The American label Relative Pitch continues to offer young and fearless, female improvisers, and now it releases the debut solo album of Seattle-based, classically-trained double bass player-vocalist (and educator) Kelsey Mines. The album Look Like was recorded at the Plot in the Shoreline in Washington in November 2021.
Mines released earlier this year To Actually Create Everywhere (Relative Pitch), her arrangement for a chamber ensemble of local poet Em Nitz-Ritter’s poem, which explores the gendered experiences of making art through music and spoken word, performed by women and trans people and plays with gender nonconformity, joy, and collaboration. She is a versatile musician, who also plays the electric bass, and currently works for the Yakima Symphony, Symphony Tacoma and the Paramount Orchestra, freelancing in numerous settings reaching from chamber music to Latin jazz, and co-leads the local bands EarthToneSkyTone and Here to Play.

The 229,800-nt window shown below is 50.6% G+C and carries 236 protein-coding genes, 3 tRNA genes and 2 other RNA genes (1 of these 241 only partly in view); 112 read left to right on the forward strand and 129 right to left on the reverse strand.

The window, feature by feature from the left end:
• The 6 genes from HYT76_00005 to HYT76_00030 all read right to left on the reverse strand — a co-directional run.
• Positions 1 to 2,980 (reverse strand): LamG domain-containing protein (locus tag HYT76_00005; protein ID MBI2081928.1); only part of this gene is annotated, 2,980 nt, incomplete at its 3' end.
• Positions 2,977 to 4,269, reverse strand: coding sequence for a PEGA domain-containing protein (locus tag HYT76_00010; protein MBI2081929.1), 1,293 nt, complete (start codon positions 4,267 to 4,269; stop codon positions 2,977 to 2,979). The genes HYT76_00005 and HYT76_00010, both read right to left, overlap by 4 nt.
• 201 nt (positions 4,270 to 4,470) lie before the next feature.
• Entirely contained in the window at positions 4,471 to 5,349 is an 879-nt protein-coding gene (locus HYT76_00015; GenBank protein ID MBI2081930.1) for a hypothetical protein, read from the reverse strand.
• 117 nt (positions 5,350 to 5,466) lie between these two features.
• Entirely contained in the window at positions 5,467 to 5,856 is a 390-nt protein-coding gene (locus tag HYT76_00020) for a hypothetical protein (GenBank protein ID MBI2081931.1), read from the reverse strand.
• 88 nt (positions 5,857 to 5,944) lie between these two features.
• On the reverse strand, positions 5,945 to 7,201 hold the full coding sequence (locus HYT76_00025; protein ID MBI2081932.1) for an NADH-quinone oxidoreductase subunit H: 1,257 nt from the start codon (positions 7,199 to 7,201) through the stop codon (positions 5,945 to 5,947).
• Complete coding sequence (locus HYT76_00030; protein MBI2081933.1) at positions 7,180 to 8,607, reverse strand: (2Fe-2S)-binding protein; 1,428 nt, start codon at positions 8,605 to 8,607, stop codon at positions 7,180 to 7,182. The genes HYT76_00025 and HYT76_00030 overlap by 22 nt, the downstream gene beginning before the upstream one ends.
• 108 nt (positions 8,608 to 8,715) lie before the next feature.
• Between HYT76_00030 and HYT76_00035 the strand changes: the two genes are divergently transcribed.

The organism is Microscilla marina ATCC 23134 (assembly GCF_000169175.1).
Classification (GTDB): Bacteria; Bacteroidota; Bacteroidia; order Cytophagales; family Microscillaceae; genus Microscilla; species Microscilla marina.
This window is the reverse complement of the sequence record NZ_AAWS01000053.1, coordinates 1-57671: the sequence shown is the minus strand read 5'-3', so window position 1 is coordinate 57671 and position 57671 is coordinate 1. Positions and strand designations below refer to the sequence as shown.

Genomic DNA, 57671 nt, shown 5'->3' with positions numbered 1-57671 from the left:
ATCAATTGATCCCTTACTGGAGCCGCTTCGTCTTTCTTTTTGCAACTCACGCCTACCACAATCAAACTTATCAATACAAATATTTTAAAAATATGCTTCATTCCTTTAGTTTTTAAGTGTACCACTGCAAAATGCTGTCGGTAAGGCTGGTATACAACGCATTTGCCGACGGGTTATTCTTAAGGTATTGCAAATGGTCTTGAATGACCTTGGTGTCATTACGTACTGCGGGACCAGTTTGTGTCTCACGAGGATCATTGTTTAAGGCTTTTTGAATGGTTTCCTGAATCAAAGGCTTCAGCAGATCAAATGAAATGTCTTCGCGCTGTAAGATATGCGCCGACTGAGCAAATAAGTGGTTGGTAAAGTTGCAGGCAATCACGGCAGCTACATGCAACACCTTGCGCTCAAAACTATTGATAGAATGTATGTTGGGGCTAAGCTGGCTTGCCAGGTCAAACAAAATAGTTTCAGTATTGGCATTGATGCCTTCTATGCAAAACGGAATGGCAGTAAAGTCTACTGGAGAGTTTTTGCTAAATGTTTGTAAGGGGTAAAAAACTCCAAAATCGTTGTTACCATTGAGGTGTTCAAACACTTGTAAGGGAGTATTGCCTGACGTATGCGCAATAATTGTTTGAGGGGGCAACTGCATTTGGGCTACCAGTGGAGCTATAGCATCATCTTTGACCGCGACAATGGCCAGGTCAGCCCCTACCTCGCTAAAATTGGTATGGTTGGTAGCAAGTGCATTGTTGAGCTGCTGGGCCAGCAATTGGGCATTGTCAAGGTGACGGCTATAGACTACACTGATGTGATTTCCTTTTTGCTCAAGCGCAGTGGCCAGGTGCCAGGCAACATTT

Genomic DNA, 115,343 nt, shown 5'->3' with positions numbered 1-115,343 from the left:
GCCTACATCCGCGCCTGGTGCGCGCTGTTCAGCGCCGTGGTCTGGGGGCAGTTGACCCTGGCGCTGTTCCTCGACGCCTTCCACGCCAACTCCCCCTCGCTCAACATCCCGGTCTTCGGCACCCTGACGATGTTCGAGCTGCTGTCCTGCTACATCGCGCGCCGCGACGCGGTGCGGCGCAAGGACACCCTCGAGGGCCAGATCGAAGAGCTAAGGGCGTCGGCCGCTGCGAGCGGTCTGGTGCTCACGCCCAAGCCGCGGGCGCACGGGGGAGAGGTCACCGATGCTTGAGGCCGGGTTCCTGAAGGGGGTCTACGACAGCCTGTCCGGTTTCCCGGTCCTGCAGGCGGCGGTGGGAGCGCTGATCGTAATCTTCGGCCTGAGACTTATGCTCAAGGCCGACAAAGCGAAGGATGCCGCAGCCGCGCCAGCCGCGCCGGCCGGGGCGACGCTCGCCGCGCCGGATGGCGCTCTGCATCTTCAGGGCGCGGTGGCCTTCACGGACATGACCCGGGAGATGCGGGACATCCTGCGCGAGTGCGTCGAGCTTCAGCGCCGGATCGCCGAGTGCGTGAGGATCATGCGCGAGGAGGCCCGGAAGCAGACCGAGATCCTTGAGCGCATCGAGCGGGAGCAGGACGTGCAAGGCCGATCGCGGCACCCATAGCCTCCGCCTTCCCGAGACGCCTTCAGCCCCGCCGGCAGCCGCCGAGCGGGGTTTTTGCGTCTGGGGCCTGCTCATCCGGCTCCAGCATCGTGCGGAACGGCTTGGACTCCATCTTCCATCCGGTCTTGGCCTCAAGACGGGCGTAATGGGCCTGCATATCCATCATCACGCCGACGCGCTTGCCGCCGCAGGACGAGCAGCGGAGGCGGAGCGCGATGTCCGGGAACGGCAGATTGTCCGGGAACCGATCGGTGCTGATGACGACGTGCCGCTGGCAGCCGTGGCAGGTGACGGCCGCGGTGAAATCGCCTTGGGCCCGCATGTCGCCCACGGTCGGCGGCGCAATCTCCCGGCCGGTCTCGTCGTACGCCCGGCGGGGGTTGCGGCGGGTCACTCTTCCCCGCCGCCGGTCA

Mines is endorsed by French master double bass player and vocalist Joëlle Léandre, clearly a seminal influence on Mines, who wrote generous liner notes praising Mines’ creativity, unique and direct voice, independent vocabulary, and risk-taking approach. Look Like offers a series of six free improvised solo double bass pieces and duets of Mines with her own expressive voice.
Mines is a free spirit with a strong, personal voice – literally – of her own, who is well-versed in the classical and extended arco and pizzicato techniques but seeks to liberate the double bass, as well as herself as an artist, from the traditional and familiar roles of the bull fiddle. Mines, like Léandre, can make the double bass dance playfully and rhythmically, expose her emotional vulnerability, serenade her free-associative, wordless songs (except for the title song, where she keeps asking what it looks like), and chant irreverent hymns, often at the same time.
Kelsey Mines (b, v)